Bears Fleeing Fast as Emerging-Market Assets Roar Back to Life
(Bloomberg) -- The best rally in emerging-market stocks and bonds in seven years is sending bears back into hibernation.
Short interest in the largest exchange-traded fund tracking developing-nation dollar-denominated bonds has fallen to 2.2 percent of shares outstanding, near the lowest level since 2012, from 13 percent in mid-February, according to data compiled by Bloomberg and Markit Ltd. Bearish bets on BlackRock Inc.’s $26 billion emerging-market stock ETF have tumbled to around a 1 1/2-year low of 2.9 percent, from 15 percent in January.
Developing-market assets this month have extended a rally started in March as China’s economy stabilized, commodity prices rebounded and the Federal Reserve signaled it would go slow in raising U.S. interest rates. Traders added more than $1 billion to U.S.-traded emerging-market stock and bond ETFs this month through April 15, pushing the total inflow this year to $4.5 billion, following a $1.9 billion exodus in 2015, data compiled by Bloomberg show.
“We’ve passed the low point,” Jens Nystedt, a New York-based emerging-market debt manager at Morgan Stanley Investment Management, which oversees more than $400 billion, said by phone. “EM fixed income is still cheap, even after the rally.”
BlackRock’s $6 billion iShares ETF tracking emerging-market dollar bonds has gained 6.5 percent this year, double the return of U.S. Treasuries. The stock ETF rose to a five-month high last week, extending the advance to 22 percent from its low in January.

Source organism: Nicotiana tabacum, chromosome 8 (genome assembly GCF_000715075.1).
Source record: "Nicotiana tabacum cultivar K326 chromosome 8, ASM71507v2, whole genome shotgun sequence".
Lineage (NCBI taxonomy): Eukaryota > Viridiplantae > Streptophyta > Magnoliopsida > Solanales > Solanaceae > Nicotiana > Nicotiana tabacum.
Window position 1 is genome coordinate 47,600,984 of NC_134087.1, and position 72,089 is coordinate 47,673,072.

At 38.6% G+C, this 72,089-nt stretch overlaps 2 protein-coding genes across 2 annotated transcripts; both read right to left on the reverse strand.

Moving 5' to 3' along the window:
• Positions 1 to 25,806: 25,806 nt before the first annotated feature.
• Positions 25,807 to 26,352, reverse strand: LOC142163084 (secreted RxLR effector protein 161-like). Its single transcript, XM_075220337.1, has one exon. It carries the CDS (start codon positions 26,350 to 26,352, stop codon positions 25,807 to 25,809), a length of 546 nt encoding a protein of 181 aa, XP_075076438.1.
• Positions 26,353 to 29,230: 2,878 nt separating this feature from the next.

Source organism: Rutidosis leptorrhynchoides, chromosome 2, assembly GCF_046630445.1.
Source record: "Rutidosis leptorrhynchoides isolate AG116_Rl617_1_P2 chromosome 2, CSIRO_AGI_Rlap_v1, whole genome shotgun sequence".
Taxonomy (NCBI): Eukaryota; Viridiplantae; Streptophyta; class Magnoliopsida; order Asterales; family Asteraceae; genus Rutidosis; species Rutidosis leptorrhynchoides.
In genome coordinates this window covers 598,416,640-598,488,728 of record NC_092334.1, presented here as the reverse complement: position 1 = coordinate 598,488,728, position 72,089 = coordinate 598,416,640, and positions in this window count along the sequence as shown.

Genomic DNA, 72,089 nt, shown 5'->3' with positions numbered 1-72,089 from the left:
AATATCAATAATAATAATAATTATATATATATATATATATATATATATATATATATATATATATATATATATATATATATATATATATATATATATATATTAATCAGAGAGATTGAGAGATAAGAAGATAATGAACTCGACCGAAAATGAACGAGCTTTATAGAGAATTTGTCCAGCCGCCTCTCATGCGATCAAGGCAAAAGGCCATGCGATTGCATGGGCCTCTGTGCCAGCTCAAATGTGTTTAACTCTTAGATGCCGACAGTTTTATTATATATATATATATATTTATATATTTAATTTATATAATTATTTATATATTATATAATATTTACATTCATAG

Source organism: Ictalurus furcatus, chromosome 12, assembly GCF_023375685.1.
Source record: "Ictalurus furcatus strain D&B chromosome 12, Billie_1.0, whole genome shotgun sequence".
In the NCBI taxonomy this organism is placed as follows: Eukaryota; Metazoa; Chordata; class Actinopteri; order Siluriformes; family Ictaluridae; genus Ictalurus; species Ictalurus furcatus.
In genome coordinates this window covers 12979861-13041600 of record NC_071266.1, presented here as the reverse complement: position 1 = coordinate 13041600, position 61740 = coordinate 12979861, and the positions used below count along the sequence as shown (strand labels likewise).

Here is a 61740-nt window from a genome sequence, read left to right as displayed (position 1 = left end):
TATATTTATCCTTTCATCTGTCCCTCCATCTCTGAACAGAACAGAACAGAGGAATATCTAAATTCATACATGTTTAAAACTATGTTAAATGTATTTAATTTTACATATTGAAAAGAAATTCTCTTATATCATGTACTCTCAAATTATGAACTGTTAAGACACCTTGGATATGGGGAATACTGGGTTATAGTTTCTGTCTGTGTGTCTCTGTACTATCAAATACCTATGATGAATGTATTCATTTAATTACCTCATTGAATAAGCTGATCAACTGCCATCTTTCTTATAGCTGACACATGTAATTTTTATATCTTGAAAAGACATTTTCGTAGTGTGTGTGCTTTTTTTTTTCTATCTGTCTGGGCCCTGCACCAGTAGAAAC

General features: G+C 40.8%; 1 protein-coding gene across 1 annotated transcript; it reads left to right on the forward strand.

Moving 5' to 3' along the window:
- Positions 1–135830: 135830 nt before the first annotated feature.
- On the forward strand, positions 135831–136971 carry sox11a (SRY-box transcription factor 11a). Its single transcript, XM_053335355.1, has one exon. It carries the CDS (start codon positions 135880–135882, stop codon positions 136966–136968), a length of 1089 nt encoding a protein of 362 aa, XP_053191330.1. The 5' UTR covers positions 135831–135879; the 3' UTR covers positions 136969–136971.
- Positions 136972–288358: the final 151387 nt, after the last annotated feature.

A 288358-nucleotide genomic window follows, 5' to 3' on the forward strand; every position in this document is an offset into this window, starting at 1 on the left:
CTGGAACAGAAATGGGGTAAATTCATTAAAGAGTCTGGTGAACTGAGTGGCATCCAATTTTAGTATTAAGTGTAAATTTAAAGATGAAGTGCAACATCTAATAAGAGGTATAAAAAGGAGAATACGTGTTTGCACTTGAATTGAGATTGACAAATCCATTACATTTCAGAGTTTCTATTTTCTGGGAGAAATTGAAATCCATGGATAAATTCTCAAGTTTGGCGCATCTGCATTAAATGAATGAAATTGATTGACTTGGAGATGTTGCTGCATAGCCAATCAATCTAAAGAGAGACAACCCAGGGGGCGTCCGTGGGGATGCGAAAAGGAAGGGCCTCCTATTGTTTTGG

Emerging-market dollar debt last week yielded 3.9 percentage more than U.S. Treasuries on average, compared with five-year average of 3.4 percentage points, according to data compiled by JPMorgan Chase & Co. In the local-currency bonds, the rally pushed the yields to a one-year low of 6.4 percent.
While investors are turning less bearish, developing-nation economies need to show more signs of growth momentum for the rally to continue, according to Nystedt, who favors the South African rand and Mexican peso.
“To say that this is an outright inflection point, we need to see one missing piece of this EM rally: an improvement of the underlying emerging-market fundamentals,” he said.
The International Monetary Fund last week lowered its 2016 growth projection for developing countries to 4.1 percent, from 4.3 percent in October. It still points to a pickup from 4 percent from 2015, which was the slowest expansion since 2009.
Bond investors at Goldman Sachs Asset Management concurred that the “accommodative” global monetary policies are “positive” for “selective exposure” to emerging-market debt. China poses a risk as its monetary fiscal stimulus to shore up growth threatens the long-term stability in its financial system, the fixed-income group said in its outlook report for the second quarter. They’re hedging that risk through credit-default swaps and taking a short position in Asian currencies versus the Russian ruble.
“China appears to be prioritizing its growth target rather than reforms,” the team wrote in the research note. “In the near-term, we think this is supportive for financial markets but liquidity-fueled debt growth seems unsustainable and could create bigger risks over the longer term.”
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